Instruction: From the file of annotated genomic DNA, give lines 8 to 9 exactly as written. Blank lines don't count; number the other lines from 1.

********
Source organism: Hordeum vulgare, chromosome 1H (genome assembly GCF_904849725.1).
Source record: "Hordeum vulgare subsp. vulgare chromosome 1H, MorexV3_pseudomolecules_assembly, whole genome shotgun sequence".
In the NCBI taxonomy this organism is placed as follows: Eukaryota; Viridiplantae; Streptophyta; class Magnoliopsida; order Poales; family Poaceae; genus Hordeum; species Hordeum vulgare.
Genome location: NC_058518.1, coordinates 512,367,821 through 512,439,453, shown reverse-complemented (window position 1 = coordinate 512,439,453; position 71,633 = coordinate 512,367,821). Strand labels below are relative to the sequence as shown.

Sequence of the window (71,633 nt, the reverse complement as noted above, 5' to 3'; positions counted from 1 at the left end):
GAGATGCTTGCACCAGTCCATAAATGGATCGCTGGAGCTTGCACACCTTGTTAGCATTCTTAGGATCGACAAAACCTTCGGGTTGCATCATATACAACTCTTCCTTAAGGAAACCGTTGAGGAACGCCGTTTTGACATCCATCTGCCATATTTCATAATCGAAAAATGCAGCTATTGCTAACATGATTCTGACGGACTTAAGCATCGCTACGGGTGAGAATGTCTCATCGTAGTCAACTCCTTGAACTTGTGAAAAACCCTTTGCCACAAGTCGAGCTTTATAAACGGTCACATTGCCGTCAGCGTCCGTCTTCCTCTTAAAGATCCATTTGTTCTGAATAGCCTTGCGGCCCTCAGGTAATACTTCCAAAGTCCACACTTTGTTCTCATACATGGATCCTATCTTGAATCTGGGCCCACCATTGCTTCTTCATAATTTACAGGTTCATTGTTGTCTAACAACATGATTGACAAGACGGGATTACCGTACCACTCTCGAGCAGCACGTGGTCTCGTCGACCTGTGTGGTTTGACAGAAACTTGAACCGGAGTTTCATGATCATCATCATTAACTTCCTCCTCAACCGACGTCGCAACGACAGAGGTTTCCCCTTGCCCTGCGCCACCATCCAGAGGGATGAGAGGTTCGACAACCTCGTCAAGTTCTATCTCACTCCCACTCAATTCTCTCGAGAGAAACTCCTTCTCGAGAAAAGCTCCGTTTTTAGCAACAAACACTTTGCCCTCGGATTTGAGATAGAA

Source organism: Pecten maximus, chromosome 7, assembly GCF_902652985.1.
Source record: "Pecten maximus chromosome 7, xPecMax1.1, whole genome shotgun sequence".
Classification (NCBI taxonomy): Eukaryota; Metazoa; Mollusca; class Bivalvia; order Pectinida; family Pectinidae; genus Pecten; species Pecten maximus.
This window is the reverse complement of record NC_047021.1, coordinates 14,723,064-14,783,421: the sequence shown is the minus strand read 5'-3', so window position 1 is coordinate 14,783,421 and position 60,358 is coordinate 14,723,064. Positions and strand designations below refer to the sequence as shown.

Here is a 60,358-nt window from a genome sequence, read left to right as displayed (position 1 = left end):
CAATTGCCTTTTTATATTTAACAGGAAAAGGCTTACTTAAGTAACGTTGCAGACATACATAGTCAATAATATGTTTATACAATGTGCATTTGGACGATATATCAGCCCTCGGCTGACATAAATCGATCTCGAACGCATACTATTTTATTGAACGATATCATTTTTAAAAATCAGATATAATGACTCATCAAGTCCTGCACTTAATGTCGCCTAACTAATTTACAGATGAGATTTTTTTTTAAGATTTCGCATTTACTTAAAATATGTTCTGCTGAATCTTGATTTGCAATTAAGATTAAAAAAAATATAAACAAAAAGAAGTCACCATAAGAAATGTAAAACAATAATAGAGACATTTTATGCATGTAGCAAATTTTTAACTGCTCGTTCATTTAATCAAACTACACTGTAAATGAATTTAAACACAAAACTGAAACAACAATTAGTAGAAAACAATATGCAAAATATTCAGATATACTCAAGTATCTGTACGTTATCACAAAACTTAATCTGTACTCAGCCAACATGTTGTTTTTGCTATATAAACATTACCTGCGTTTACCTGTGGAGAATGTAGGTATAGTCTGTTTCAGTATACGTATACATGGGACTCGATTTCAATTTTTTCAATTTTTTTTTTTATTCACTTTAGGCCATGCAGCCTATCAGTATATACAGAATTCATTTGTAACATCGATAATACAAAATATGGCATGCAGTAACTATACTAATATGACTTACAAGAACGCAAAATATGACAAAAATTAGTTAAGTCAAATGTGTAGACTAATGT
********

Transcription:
Source record: "Pecten maximus chromosome 7, xPecMax1.1, whole genome shotgun sequence".
Classification (NCBI taxonomy): Eukaryota; Metazoa; Mollusca; class Bivalvia; order Pectinida; family Pectinidae; genus Pecten; species Pecten maximus.